How is Aloe Processed?
Aloe vera has been used as an ingredient in skin care products for centuries. It has also traditionally been used as a laxative and purgative. Modern research indicates that aloe may be useful in lowering serum cholesterol and blood glucose levels, according to MayoClinic.com.
Traditionally, aloe vera gel was obtained from the plant by manual methods; it is now commercially prepared by machines. In the manual method, workers harvest the mature leaves that grow near the bottom of the plant. The tip and bottom of the leaves are cut off and they are placed on end in containers so that the aloe latex, a bitter sap that is used as a laxative and purgative, can drain out.
Then the skin on one side is sliced off revealing the clear gel inside. The gel is scraped out and crushed, filtered, heated to pasteurize it and bottled.
Whole Leaf Preparation
Whole leaf preparation begins with washing the leaves as soon as they are harvested. Then the entire leaf is crushed, ground or pressed depending on the machinery used. The resulting mixture is filtered to remove particles, and then goes through additional filtering with solvents to remove the bitter latex. The aloe juice is pasteurized to kill bacteria and homogenized to make a stable blend. The final product is then used as an ingredient in foods, cosmetics and pharmaceutical products.
In a different process, aloe leaves are fed through machinery that slices of the skin on both sides, revealing the gel inside. The latex is drained, and the gel is ground or pressed, sterilized or pasteurized, filtered and stabilized.
Sterilization can be achieved with the use of enzymes or by ultraviolet light, or the gel can be pasteurized by heating it to 65 degrees Centigrade for less than 15 minutes. The disadvantage of using heat is that it may destroy bioactive ingredients in the gel if it is heated too long or at too high a temperature.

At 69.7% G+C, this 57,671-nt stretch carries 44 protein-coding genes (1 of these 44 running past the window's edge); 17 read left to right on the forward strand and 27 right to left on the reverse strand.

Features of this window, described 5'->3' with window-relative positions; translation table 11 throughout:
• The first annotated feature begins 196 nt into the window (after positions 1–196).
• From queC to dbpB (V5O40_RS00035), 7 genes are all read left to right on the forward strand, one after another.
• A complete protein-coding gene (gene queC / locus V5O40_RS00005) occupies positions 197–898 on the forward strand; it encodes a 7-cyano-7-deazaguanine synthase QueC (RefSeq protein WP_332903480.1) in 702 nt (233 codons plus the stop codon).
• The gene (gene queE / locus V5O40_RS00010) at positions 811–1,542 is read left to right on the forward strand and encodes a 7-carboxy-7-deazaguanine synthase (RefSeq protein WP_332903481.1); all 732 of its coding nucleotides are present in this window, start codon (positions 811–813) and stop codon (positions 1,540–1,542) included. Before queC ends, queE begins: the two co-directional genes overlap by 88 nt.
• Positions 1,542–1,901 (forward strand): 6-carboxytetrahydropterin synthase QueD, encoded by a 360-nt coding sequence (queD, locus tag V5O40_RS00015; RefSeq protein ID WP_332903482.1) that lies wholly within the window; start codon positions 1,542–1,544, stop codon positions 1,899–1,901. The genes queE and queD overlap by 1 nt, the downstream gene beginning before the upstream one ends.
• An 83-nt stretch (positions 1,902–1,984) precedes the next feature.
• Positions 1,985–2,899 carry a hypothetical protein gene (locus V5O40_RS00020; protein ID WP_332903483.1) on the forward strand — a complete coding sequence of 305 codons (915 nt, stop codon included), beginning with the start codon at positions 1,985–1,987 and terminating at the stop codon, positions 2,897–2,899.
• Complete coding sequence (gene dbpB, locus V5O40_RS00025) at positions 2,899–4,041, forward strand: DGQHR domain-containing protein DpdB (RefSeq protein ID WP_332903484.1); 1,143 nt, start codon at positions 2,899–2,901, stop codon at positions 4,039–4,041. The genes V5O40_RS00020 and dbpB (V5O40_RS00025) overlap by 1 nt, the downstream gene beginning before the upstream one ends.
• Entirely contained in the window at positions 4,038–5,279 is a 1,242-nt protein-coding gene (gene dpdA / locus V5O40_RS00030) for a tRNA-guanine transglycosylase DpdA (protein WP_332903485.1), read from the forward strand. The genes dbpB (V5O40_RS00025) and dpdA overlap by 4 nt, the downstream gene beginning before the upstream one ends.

Leaves must be processed immediately after harvesting as they begin to deteriorate within hours. Depending on the processes used, the gel may be treated with activated carbon to remove color and the latex. Preservatives such as sodium benzoate, potassium sorbate, citric acid or vitamin E are added to extend shelf life. Finally, the aloe gel is concentrated, or the manufacturers remove all the water in the gel and grind the resulting product into a powder.
Cut off a mature leaf at the base of the plant. Trim the bottom and remove the tip and then place the leaf upright in a container to drain for at least 10 minutes to remove the bitter latex. Then slice off one side of the skin and use a spoon to scrape out the gel. Rinse the gel in vinegar to remove bacteria and prevent darkening. You can freeze the gel fillet and cut off pieces to use as needed on burns, sunburn or abrasions. Do not take the home processed gel internally as any residual latex can cause abdominal pain and cramping.
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